How in the world does a peaceful, quiet spot get named Massacre Canyon? According to this article, it stems from a legendary battle fought between two rival tribes, centuries ago. The destination of this hike is a 12-foot waterfall, the very spot where, according to the story, the Ivah tribe was trapped and massacred by the Temecula tribe.
Present day Massacre Canyon can trap the unaware – despite the unimpressive statistics of the upper trail (0.7 mile each way with 400 feet of elevation gain) the route is notoriously unstable as it clings to the side of the steep cliff. The closely pinched in walls of the canyon also make it dangerous at night. Injuries and even fatalities are not uncommon.
The route described here is the most user-friendly option for hiking in Massacre Canyon; a short, simple out-and-back jaunt to the waterfall with a few stream crossings. From the parking area, either run across Gilman Springs Rd. or duck underneath the overpass, crawling down to the stream on a use trail. If you opt for this, you will immediately get a sense of the trash and graffiti that inundate this area – hopefully Massacre Canyon won’t meet the same fate of Sapphire Falls.
Despite the vandalism, Massacre Canyon is a beautiful spot, especially if the stream is flowing. The towering walls help create a sense of isolation. As you head up canyon, you’ll reach a Y-junction where the upper trail heads right and the route to the waterfall heads left. You pass by the ruins of a stone building and a cave on the opposite side of the stream. Closer to the falls, the vegetation becomes thicker. Cottonwoods provide shade as you make your way through knee to waist-high ferns (watch out for a few stray poison oak plants).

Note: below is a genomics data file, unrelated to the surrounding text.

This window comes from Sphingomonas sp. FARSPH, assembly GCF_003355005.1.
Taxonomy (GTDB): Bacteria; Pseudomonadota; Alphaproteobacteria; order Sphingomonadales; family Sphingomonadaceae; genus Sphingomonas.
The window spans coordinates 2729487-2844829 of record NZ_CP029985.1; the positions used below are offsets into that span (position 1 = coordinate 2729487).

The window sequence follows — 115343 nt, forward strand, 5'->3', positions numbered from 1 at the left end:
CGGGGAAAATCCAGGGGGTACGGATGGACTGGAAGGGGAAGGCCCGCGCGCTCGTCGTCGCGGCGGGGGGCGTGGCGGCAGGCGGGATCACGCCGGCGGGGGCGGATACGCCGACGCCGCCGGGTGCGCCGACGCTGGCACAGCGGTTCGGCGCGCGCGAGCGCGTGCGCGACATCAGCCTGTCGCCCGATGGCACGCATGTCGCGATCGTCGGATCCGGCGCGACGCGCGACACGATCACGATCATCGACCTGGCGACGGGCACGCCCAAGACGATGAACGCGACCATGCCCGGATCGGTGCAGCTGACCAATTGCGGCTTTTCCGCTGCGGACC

Only 0.3 mile from the traffic on Gilman Springs Road, you arrive at the waterfall, in the back of a small, sandy-floored grotto, surrounded by towering rock walls. Hikers experienced with rock climbing can scale the wall with a rope and continue exploring the upper reaches of Massacre Canyon. For casual hikers or families with kids or dogs, this is the turnaround point.
Photo gallery (click thumbnails to see the full sized versions)
Text and photography copyright 2017 by David W. Lockeretz, all rights reserved. Information and opinions provided are kept current to the best of the author’s ability. All readers hike at their own risk, and should be aware of the possible dangers of hiking, walking and other outdoor activities. By reading this, you agree not to hold the author or publisher of the content on this web site responsible for any injuries or inconveniences that may result from hiking on this trail. Check the informational links provided for up to date trail condition information.